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Montgomery Hyundai factory gets new supplier

SangYup Lee
Marcio Jose Sanchez/AP
SangYup Lee, executive vice president and head of the Hyundai Global Design Center, speaks at the AutoMobility LA Auto Show Thursday, Nov. 17, 2022, in Los Angeles. (AP Photo/Marcio Jose Sanchez)

South Korean automaker Hyundai has announced a second large supplier for its plant in Montgomery. The new factory will also provide components for the car company’s new electric car plant on the Georgia coast. Officials say Hyundai Mobis plans to invest nearly $1 billion dollars in a new facility in Bryan County that could employ around 1,500 workers. The plant in Richmond Hill will make powertrains for Hyundai's electric vehicles manufactured at its new plant scheduled to open in 2025 west of Savannah. It will also make components for a Kia plant in West Point and another Hyundai plant in Montgomery, Alabama.

Mercedes Benz unveied its new electric SUV built in Alabama back in April. This move comes as State leaders are working to electrify how residents get from here to there. Hyundai and the Alabama Clean Fuels Coalition are joining together to create Drive Electric Alabama. The initiative is working to educate Alabamians about the benefits of electric vehicles. Michael Staley is the President of the Alabama Clean Fuels Coalition. He says the Yellowhammer State has lagged behind others in its use of electric vehicles.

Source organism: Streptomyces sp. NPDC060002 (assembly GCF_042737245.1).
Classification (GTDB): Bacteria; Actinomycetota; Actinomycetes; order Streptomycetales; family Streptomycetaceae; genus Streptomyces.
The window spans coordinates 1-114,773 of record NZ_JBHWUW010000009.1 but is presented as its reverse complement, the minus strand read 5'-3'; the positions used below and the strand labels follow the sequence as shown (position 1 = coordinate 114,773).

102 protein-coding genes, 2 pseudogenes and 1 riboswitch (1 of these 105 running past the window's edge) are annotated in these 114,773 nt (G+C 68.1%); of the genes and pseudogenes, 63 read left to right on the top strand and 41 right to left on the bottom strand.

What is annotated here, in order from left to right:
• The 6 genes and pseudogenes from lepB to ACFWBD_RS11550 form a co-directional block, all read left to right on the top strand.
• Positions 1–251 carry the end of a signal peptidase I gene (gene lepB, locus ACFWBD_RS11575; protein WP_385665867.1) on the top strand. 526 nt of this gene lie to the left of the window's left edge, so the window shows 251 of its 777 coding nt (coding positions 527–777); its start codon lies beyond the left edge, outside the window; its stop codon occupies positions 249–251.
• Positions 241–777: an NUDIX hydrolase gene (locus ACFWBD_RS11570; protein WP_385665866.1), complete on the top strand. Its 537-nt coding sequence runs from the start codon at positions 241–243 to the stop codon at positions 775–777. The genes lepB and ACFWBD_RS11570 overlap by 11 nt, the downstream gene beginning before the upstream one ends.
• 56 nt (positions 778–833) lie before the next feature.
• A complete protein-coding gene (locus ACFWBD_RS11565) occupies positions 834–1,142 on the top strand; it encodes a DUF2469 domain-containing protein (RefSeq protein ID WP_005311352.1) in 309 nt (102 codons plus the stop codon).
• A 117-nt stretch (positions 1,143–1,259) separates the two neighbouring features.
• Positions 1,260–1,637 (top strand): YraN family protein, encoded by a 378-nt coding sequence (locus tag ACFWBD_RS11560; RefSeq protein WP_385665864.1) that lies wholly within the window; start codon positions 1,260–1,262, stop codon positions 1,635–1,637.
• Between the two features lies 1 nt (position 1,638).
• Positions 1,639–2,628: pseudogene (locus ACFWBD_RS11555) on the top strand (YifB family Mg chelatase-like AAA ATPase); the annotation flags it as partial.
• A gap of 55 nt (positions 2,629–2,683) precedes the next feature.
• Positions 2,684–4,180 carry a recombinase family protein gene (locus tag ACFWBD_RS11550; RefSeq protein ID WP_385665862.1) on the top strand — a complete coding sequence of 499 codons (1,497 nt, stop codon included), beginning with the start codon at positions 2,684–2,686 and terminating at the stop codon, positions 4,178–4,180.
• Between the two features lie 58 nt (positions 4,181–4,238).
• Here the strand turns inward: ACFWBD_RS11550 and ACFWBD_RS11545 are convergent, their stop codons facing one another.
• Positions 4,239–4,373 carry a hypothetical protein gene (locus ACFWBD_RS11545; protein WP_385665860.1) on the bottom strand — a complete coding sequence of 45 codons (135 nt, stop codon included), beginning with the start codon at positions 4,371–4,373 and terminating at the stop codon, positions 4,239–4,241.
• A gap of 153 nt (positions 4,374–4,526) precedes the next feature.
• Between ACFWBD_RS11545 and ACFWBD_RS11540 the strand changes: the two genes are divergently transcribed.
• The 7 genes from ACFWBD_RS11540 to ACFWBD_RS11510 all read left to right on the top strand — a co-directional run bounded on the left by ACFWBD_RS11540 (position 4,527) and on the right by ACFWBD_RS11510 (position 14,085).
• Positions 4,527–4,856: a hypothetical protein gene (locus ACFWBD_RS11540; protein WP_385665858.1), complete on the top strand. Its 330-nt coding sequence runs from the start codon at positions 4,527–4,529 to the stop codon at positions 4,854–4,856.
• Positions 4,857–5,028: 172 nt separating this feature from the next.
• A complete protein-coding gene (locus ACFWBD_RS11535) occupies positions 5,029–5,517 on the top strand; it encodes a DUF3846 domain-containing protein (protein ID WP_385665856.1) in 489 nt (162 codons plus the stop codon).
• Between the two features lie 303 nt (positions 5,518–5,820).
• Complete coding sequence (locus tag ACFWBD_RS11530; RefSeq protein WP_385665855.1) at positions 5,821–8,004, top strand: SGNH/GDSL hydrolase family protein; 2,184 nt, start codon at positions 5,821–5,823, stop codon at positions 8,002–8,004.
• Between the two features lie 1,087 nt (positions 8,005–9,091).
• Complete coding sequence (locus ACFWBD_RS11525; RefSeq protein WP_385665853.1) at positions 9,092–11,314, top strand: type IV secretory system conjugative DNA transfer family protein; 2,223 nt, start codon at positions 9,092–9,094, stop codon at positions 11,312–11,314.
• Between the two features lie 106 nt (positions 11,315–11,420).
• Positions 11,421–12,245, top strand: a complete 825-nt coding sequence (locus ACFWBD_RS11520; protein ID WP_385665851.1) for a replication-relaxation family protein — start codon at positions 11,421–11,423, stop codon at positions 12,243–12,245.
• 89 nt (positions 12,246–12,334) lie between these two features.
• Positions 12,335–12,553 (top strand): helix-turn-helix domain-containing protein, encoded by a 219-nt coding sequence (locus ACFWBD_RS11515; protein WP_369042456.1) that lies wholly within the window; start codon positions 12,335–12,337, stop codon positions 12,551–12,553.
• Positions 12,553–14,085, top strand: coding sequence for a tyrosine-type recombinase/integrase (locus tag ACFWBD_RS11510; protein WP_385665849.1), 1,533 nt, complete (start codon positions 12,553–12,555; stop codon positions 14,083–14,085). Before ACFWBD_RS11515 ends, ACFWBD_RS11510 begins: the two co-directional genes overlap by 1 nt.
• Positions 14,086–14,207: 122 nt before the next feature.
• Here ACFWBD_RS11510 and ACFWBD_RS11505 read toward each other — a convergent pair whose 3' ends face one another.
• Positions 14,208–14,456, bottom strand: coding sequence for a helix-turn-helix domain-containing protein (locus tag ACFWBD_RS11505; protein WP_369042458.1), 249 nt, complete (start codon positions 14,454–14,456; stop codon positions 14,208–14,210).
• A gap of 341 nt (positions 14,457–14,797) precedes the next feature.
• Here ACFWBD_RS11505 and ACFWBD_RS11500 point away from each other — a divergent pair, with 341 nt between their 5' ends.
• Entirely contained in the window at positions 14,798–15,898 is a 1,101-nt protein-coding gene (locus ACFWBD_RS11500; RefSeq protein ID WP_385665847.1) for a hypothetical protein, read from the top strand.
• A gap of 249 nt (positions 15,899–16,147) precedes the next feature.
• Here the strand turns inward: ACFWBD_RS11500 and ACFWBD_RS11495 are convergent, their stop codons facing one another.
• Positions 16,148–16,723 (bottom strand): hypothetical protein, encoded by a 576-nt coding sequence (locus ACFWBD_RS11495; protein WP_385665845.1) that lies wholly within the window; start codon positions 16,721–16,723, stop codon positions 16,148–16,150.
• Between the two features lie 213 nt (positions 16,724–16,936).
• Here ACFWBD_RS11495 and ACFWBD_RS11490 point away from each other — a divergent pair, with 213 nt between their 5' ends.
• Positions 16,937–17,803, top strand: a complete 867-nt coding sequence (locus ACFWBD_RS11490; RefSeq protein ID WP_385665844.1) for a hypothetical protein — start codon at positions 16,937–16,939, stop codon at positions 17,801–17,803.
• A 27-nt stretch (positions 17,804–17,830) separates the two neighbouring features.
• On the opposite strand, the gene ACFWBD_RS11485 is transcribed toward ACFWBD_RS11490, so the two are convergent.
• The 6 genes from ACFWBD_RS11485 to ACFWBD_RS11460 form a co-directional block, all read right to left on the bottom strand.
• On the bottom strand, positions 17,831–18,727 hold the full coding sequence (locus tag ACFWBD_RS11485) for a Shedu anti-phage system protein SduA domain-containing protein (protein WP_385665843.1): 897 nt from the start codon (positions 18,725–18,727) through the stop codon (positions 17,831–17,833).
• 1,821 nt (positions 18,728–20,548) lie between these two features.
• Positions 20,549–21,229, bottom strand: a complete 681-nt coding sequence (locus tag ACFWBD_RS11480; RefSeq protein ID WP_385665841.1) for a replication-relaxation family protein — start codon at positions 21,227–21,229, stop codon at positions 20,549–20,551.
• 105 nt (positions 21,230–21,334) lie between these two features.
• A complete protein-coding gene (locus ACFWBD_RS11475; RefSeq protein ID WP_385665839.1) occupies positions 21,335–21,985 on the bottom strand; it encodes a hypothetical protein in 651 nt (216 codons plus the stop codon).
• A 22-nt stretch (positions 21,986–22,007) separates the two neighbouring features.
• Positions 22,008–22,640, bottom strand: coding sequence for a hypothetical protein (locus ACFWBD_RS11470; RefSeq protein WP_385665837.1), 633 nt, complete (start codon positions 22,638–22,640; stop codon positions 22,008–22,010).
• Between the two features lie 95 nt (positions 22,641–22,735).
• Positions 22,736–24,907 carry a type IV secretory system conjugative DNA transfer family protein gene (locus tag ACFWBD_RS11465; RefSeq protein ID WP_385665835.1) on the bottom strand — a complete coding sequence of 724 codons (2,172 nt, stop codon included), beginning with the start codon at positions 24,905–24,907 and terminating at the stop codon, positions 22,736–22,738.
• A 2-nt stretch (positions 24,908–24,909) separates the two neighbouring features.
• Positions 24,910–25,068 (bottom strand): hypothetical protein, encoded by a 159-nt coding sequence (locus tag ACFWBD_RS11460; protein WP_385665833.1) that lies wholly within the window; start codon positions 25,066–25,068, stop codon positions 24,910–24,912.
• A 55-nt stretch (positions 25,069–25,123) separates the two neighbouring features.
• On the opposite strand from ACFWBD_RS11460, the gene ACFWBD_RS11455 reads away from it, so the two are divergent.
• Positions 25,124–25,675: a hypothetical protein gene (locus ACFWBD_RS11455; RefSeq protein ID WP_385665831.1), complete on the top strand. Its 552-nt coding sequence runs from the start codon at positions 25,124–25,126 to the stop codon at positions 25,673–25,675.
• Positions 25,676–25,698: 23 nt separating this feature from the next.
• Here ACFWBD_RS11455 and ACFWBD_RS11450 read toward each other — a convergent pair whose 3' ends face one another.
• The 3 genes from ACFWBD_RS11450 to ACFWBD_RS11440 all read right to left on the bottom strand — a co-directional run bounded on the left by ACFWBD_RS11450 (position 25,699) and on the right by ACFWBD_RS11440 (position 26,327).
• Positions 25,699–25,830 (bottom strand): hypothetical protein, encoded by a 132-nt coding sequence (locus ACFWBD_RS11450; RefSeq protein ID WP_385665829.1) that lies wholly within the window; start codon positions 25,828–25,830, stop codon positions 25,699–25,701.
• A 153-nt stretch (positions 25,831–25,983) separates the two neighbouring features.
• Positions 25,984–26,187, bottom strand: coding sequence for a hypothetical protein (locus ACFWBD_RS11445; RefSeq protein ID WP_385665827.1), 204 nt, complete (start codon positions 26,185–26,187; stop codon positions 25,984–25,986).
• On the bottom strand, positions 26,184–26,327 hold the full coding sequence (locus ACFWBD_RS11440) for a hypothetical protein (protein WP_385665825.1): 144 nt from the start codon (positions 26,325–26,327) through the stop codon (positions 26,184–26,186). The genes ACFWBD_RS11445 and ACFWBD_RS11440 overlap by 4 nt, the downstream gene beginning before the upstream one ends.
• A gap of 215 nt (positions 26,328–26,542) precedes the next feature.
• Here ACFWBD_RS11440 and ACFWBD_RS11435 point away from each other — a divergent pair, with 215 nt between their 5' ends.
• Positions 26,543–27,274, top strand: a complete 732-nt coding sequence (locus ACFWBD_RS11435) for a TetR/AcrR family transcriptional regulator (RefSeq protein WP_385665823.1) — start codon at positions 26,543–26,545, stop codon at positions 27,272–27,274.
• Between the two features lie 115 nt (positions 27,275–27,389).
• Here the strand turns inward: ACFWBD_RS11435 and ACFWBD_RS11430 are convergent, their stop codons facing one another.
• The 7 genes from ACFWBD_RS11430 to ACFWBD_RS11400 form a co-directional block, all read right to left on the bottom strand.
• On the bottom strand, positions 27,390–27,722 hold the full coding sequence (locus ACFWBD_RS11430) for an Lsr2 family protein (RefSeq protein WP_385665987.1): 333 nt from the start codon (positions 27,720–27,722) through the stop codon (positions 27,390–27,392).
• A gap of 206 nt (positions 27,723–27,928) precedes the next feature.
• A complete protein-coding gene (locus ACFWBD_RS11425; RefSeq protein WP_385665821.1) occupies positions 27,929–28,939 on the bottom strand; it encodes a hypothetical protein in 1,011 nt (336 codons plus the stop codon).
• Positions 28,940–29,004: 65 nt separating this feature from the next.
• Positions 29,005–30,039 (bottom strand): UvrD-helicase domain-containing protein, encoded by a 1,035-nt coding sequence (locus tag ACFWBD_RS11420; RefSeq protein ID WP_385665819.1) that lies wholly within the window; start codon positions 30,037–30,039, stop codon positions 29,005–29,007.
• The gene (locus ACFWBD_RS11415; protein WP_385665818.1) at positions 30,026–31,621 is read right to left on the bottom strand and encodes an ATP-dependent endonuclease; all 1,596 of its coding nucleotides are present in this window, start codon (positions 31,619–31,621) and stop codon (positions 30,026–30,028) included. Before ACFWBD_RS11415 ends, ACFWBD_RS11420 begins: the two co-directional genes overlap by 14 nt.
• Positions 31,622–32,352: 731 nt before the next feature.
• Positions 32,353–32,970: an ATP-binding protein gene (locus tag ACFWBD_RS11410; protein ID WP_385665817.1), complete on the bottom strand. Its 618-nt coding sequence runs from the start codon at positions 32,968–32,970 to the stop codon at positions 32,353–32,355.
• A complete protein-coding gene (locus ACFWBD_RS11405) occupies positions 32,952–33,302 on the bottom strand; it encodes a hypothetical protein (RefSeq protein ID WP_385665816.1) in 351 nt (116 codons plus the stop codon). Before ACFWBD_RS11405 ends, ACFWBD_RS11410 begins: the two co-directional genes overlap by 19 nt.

“The availability of charging for travel is on the rise,” said Staley. “In fact, over the next 5 years, $79 million will be invested in Alabama from the federal government alone to install chargers at business locations.”

Mercedes-Benz unveiled its new electric SUV, the EQS in what’s billed as a livestream effort on YouTube, LinkedIn and Twitter. The EQS is being built at the European automakers North American plant in Tuscaloosa County. The batteries for the new vehicles are being manufactured in nearby Bibb County. Staley says the new vehicles won’t work without the new recharging stations.

      “If we do not have charging infrastructure, they will go around Alabama to other places where they can charge,” Staley insists. “We want to make sure that Alabama is ready to attract drivers looking to charge their cars during long distance travel because those drivers spend money and that supports our communities.”

Twenty-percent of cars sold in the United States are predicted to be electric vehicles by 2030.

Pat Duggins is news director for Alabama Public Radio.
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